Tag Archives: Economic

Industrials face turbulence from cooling China

Buoyant Chinese demand has been a wonderful palliative for western industrial companies in recent years that helped to offset anaemic European and US sales.

However, comments from leading industrial companies last week suggest Chinese demand for a host of western-produced capital goods ranging from earthmoving equipment to automation technology is – at least temporarily – starting to slow.

China’s efforts to cool a real estate boom and engineer a soft landing come as its manufacturers hold back fixed-asset investments due to tighter credit, overcapacity and slower demand from the debt-encumbered eurozone.

Volvo, the commercial vehicles group, warned as early as last summer of an impending slowdown in Chinese demand for construction equipment, which it described as temporary.

In October ABB, the Swiss electrical engineering group, also observed weaker demand for its power systems and process automation technology in China, where overall orders declined by 5 per cent in the third quarter.

Now, as European and US industrials have begun reporting their latest quarterly figures, more companies have expressed caution on the short-term outlook in China. Read more »

Danish factories move out from China

According to Danish media, increasing number of Danish companies to moving their factories back to Denmark than manufacturing in China. An example could be that a Danish company called T-REX, who has been producing accessories for music instrument in China for 7 years, has decided to shut down its production facilities in China and move back to Denmark. Those companies believe that it’s more profitable to produce in their homeland than “Made in China”.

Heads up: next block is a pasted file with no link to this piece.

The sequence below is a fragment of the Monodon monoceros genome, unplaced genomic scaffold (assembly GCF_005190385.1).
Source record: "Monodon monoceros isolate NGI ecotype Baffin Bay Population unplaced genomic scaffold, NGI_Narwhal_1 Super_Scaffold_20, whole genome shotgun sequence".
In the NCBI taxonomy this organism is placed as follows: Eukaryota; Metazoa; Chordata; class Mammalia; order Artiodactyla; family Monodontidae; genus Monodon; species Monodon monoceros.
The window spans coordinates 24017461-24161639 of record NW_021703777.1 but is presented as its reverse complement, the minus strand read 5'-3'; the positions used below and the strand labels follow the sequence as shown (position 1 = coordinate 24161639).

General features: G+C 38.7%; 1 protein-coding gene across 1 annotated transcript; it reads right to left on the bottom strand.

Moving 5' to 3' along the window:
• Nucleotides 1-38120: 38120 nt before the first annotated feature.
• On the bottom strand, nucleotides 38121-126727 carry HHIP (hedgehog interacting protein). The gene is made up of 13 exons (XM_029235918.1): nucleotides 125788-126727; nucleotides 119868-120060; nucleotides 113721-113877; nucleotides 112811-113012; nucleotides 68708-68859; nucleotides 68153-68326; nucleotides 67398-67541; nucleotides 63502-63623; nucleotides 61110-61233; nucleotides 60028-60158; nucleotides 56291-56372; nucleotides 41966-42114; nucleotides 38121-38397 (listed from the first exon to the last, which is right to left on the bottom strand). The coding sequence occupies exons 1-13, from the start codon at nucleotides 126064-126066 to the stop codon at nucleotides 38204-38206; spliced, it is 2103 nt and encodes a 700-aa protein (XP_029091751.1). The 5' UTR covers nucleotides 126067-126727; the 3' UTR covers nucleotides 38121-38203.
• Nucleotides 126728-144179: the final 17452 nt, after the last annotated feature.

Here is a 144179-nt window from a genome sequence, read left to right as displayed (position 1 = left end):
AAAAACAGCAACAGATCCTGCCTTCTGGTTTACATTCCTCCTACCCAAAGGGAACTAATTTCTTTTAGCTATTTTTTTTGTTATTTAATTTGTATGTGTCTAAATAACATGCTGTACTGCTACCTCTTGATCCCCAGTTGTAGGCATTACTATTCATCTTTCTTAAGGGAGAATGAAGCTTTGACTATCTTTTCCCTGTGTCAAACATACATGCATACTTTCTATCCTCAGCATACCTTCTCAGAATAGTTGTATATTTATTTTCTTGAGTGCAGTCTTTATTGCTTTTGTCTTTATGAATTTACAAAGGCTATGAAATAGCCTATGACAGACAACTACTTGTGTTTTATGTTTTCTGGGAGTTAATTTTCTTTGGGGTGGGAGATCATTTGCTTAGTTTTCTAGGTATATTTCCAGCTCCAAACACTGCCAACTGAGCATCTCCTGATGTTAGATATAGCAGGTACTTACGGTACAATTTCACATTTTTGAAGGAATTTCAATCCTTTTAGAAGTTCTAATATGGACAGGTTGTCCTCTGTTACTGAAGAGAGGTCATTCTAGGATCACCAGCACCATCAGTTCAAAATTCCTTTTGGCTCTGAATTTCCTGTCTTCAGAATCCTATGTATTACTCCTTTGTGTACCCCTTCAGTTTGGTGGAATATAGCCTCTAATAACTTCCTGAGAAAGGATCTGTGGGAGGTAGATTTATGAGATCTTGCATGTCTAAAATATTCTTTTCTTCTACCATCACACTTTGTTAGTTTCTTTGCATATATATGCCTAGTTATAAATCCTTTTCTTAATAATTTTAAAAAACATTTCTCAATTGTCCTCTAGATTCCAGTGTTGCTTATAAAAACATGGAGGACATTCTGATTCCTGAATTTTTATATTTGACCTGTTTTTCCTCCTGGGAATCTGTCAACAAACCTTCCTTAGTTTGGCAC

Along with economic development in China, cost prices of raw material as well as labour force are increasing rapidly. With language and culture problems on top, many Danish companies believe that continuing producing in China is a waste. By contrast, it’s more profitable to produce in Denmark.

Due to the fact of financial crisis, many companies have to simplifies their structures and business areas to minimise expenditures.

According to Economic and commercial Counsellor’s Office of Embassy of the PRC in Kingdom of Denmark.

IMF: Global Economy Is Entering a “Dangerous” Phase

IMF (International Monetary Fund) believes that the world economy is perhaps becoming decreasing. A new recession is approaching, due to economic downturn across Europe and the U.S. In terms of production, nations including Denmark, Germany, the Netherlands and Poland are back to pre-crisis levels.

Truckers’ strike in Shanghai alerts the dangers of high inflation

 

From Financial Times – Chinese, by Tom Mitchell (the FT’s deputy news editor)
Posted on April 25, 2011
Original Title: Truckers’ strike alerts Beijing to dangers of high inflation

A man throws a rock at a non-strike truck - REUTERS/Carlos Barria

Carworkers in southern Guangdong province warned the world last year it could not take cheap Chinese labour for granted any more by successfully agitating for higher wages in a series of industrial actions. Shanghai truckers reinforced that message with a strike of their own last week.

The Chinese government is always wary of workers who possess the wherewithal to organise independent industrial action outside the auspices of the country’s only sanctioned union, the All China Federation of Trade Unions. But Shanghai’s truckers undoubtedly frighten Beijing more.